The special presentations category of almost any festival is a bit of a catch all. There’s no defined style or shared subject; instead, it’s populated with films that feature mainstream topics and elevated filmmaking. Famous faces, familiar names and relatable stories are just some of the things an audience can expect. At Hot Docs Canadian International Documentary Festival, there are a couple of films presenting high-profile stories that audiences can then experience for themselves on some level.
Foodies and those in the food industry are often aware of the world’s great chefs and their prestigious restaurants. Michelin stars obviously help identify the best of the best, but there are still some that stand above the rest. One of the most well-known of these was Spain’s El Bulli, which rocketed Ferran Adrià to the top of the list — however, his brother, Albert Adrià, didn’t receive the same recognition in spite of helping create the phenomenal restaurant. Now attempting to escape his brother’s shadow, Constructing Albert follows the renowned chef as he attempts to open five different world-renowned restaurants with multiple specialties.
Albert is a visionary who not only devises incredible menus but also amazing ways to serve those meals. After concocting more than a thousand dishes at El Bulli, he’s ready to put his name to his own creations. Each of the restaurants specializes in a different style of cuisine, headed by a chef hand-selected by the proprietor based on his experience working with them previously. Yet, in spite of this meticulous process, Albert will still be personally overseeing each location via daily visits. It’s not surprising to see he’s a perfectionist, but directors Laura Collado and Jim Loomis also capture the chef’s tenacity, brilliance and need for control.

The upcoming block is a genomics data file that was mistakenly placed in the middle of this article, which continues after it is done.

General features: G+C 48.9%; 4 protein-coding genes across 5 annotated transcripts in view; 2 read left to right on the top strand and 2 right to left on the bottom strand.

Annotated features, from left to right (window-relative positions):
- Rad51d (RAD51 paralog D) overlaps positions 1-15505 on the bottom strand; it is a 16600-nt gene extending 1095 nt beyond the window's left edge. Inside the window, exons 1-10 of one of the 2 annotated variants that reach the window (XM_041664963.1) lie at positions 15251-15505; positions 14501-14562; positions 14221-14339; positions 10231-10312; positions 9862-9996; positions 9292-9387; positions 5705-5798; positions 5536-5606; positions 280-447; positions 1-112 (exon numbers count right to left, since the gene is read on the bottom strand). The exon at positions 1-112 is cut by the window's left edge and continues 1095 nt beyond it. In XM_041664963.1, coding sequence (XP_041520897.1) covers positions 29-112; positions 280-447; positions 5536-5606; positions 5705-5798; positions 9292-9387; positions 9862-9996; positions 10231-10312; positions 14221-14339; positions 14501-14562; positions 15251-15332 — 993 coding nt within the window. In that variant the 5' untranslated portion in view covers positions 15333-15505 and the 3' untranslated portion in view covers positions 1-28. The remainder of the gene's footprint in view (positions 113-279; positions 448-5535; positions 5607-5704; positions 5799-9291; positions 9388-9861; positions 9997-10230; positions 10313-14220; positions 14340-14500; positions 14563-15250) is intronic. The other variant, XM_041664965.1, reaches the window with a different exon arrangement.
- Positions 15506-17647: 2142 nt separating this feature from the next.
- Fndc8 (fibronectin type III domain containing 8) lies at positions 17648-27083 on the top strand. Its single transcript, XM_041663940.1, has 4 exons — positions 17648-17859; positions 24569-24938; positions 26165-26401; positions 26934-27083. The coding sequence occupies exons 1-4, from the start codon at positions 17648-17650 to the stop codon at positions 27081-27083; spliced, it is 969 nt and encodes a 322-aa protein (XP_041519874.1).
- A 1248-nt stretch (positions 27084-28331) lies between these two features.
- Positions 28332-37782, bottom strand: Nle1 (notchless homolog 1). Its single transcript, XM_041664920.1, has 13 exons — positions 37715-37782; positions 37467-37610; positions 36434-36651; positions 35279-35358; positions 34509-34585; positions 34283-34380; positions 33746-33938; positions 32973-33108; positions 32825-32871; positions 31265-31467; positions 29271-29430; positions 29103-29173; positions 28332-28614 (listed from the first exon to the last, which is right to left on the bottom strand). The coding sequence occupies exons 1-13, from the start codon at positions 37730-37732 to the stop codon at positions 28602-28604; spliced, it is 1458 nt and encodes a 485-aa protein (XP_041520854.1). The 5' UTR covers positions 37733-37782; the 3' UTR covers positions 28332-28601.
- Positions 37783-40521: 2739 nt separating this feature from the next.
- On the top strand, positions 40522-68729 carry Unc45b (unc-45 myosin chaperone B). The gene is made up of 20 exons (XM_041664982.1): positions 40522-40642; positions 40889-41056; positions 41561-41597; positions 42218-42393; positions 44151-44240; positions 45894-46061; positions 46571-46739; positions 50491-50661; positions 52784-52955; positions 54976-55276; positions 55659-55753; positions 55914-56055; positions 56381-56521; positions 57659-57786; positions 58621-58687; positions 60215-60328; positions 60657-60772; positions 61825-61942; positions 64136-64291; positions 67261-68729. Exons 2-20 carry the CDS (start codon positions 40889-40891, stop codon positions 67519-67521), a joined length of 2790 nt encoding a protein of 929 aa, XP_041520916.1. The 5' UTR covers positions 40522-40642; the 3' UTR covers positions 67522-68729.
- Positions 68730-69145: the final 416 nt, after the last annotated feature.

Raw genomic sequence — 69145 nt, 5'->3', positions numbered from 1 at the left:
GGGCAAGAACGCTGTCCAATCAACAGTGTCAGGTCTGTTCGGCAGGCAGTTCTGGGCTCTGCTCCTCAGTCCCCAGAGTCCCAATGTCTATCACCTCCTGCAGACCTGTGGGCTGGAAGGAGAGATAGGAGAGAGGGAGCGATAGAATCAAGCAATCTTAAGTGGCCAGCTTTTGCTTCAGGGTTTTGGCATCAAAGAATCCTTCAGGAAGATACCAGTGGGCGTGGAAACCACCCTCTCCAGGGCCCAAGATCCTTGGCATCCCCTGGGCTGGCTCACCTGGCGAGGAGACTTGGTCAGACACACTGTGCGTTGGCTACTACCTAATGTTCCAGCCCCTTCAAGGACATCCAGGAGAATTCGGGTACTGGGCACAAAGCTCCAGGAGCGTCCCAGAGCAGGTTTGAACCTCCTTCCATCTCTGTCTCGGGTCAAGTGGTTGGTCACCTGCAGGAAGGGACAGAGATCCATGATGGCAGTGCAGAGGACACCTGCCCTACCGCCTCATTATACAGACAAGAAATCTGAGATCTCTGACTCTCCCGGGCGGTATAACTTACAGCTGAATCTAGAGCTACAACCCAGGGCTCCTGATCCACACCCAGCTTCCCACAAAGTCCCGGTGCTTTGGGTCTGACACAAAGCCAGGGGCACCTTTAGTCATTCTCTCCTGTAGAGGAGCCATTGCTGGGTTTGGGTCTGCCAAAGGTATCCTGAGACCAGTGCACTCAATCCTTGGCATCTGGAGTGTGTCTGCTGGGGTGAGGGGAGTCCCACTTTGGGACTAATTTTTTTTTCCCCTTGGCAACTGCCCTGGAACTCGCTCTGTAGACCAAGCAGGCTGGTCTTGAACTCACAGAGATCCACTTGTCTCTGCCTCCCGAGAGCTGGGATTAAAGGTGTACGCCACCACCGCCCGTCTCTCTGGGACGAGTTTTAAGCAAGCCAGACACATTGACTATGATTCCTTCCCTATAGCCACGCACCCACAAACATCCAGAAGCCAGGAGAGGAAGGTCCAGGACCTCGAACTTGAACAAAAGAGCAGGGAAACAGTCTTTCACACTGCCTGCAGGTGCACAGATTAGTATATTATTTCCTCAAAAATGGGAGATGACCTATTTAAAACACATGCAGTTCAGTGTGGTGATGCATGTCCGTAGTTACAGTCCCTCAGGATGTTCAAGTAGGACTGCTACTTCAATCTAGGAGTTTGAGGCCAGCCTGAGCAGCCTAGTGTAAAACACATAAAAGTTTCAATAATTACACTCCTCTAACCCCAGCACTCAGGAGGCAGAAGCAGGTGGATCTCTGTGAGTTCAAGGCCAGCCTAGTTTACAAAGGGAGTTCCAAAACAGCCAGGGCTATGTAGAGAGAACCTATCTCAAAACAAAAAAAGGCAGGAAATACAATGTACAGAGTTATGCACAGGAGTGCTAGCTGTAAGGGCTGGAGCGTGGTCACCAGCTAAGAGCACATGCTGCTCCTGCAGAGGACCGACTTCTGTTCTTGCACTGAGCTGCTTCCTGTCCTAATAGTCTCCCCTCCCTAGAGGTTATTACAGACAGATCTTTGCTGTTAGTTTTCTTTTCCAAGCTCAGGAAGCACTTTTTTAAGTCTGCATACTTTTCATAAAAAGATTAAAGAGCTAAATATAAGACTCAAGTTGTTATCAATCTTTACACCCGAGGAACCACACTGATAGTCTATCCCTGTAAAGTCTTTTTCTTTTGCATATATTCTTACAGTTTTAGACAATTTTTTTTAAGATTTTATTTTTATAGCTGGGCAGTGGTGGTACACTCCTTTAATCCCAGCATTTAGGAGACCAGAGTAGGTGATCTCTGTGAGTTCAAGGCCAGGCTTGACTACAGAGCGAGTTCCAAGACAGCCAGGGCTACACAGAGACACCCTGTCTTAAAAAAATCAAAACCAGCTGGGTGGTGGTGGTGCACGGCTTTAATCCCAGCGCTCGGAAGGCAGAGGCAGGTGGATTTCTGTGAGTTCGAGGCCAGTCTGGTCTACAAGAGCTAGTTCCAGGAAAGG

Such a grand scheme is bound to have some hiccups, but Albert does his best to roll with the punches and stay on track. The first of his restaurants, Tickets and 41°, earn Michelin stars almost immediately. But the apex is Enigma, a unique culinary experience that takes dining to a new level. As the launch date approaches, it begins to occupy all of Albert’s attention as he grows concerned his extraordinary concept may not be realized.
The video game industry is one of the largest in the world. The majority of games are published by a few select companies, and the bulk of those are sequels or reboots of already existing storylines and characters. Consequently, like in most realms of the entertainment industry, there is a reluctance to support original concepts because they present a riskier investment. While already existing games have a built-in audience that’s likely only to grow with time, a fresh idea needs to be built from the ground up. In Playing Hard, a Montreal-based firm takes on the hefty task of launching a brand new game in a finicky market.
Jason Vandenberghe has spent years trying to bring his idea to fruition and Ubisoft is finally going to make his dream come true. In a world where samurai, Vikings and knights exist simultaneously, they battle each other for glory using lifelike weapons and strategies. The man with the plan is a sensitive titan ecstatic to see his vision become reality… until he’s slowly pushed out of the development process and the design he spent his life moulding slips through his fingers. In the meantime, the team creating the game struggles with over-promising, restrictive budgets and overwhelming stress.
Director Jean-Simon Chartier weaves together these two contrasting experiences into a cohesive look behind the curtain of game development. On the one hand, the creative pours his heart into the project only to have it eventually broken; on the other, the demanding day-to-day of producing a video game from scratch wavers between insightful and tedious. Nonetheless, viewers will likely still walk away with a desire to buy “For Honor” and guard their million-dollar-ideas with their life.
Showtimes and ticket information can be found on the festival website.